Højer ↔ Rudbøl
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Vidå Sluice, Højer Sluice
The West Coast. The breeze, which is almost constantly blowing from the west, drives clouds across the wide sky. The fresh, salty North Sea air vitalises the senses. Massive dykes seem to stretch all over the horizon and an imposing building dominates the scene: The Vidå Sluice is the western start and finishing point of the Border Route.
The sluice through the Nordseedeich (North Sea Dyke) was inaugurated in 1980. Here, Denmark’s third-greatest stream, the Vidå (GER: Wiedau), is released to the Wadden Sea. From the top of the dike you have an amazing view of the islands of Sylt and Rømø.
Right beside the sluice, in the showrooms of Tøndermarskens Naturcenter, you learn a lot of interesting things about the nature of the marches and the Wadden Sea, as well as about its tremendous birdlife.
Except for the dykes there are hardly any rises on this part of the border route, therefore you will see a wide horizon most of the time, and seldom find ascending slopes.
Excursion tip (2,5 km):
Only few kilometres north – a cycle path leads along the dyke – a completely different, unexpected scene reveals itself. Suddenly the dyke ends, the coast rises and a cliff emerges:
Emmerlev Klev. Besides the great view, there is another surprise for those who are not familiar with the place: There is a beach!
On the western side of the old Højer Sluice (built 1861) you find the reason why the new German-Danish dyke and the Vidå Sluice have been built from 1977 onwards: The 1979 high tides mark of the surge pillar. The dyke gave protection from the storm surges, but meant losing free access to the sea.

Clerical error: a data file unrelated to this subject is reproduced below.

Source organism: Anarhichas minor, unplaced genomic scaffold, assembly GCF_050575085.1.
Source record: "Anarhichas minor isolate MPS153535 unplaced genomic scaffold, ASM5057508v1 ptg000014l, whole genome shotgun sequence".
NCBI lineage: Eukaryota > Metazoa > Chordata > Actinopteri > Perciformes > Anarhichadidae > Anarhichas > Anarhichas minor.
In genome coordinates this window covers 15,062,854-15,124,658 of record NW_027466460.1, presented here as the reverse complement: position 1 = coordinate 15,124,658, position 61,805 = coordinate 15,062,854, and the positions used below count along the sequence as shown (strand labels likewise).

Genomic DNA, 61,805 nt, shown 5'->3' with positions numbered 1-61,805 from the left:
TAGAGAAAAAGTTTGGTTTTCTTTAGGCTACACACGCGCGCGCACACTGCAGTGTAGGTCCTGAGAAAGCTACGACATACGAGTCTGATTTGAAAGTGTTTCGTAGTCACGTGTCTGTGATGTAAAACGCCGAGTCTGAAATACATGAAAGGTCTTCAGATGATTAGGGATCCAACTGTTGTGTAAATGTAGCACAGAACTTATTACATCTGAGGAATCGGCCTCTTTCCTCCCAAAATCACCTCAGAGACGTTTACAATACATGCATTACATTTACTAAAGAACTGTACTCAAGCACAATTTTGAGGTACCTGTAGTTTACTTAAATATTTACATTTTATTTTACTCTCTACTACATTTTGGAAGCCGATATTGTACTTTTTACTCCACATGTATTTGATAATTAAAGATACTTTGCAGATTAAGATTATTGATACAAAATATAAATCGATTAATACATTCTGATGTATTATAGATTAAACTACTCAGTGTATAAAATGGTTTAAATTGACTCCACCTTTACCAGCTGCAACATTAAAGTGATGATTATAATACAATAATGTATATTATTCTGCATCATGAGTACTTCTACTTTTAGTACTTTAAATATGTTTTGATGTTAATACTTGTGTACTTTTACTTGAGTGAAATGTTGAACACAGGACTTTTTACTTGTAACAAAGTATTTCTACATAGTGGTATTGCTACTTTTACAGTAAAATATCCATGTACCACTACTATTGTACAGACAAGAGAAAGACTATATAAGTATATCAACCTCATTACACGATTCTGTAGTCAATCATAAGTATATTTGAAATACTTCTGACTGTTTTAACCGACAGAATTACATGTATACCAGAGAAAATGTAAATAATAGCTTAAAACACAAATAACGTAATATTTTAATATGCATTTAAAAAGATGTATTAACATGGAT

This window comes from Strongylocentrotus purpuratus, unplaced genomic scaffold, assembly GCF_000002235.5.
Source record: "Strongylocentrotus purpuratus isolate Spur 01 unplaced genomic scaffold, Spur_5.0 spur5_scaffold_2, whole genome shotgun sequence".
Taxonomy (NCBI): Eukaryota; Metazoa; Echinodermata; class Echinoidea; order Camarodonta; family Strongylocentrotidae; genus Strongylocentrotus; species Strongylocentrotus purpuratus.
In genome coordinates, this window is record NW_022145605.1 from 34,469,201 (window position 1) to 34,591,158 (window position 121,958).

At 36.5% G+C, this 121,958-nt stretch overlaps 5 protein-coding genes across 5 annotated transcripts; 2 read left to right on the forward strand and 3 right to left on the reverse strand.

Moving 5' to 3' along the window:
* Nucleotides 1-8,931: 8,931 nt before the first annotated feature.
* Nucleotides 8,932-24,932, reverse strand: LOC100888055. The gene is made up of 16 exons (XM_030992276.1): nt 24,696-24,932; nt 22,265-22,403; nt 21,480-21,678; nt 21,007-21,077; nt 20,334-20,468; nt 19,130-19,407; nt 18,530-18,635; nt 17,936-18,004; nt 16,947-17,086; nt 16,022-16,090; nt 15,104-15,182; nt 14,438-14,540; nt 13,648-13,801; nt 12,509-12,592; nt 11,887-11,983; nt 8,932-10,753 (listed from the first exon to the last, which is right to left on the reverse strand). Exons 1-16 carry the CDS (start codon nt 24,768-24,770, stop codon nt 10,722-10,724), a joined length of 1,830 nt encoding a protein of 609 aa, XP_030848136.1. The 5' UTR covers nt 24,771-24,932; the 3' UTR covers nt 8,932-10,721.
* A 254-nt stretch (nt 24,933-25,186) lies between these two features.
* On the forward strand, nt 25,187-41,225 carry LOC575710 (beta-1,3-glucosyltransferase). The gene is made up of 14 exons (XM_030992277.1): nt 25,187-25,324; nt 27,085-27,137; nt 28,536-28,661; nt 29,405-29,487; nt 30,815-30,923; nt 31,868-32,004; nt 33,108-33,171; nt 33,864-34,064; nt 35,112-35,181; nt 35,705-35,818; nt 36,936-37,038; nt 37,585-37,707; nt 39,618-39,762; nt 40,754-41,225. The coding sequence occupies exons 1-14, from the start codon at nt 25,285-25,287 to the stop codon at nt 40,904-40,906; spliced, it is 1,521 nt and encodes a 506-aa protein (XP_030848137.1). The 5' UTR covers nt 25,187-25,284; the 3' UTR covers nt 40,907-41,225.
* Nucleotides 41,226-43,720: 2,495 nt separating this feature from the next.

Today the Højer Sluice, which seems romantic compared to its successor, symbolises Højer’s nautical history. From the safe Harbour behind the sluice, considerable sea trade was once carried on. A special chapter of German-Danish history also took place here. The traffic to the sea baths of Sylt was flourishing as early as the turn of the 18th century. Until the inauguration of the Hindenburgdamm in 1972, it was handled from here with steam boats. Already back then chartered trains were going from Hamburg to the landing stage at the sluice. When Northern Schleswig became Danish in 1920, the wagons were sealed at the German border, and remained closed until they reached the rail station at the harbour in Højer, in order to spare the passengers double customs control.
A small open-air museum east of the sluice offers an historical insight in the tough life of the locals at the time: The exhibition 'Bådfolk ved Vidåen' (Fishermen at the Vidå) shows daily work and life of the freshwater fishermen at the Vidå and the Ruttebüll Lake.
The small, neighbouring harbour reveals how the peaceful water is used today: A lot of leisure sailors and sport fishermen enjoy this secluded and quiet corner of Denmark.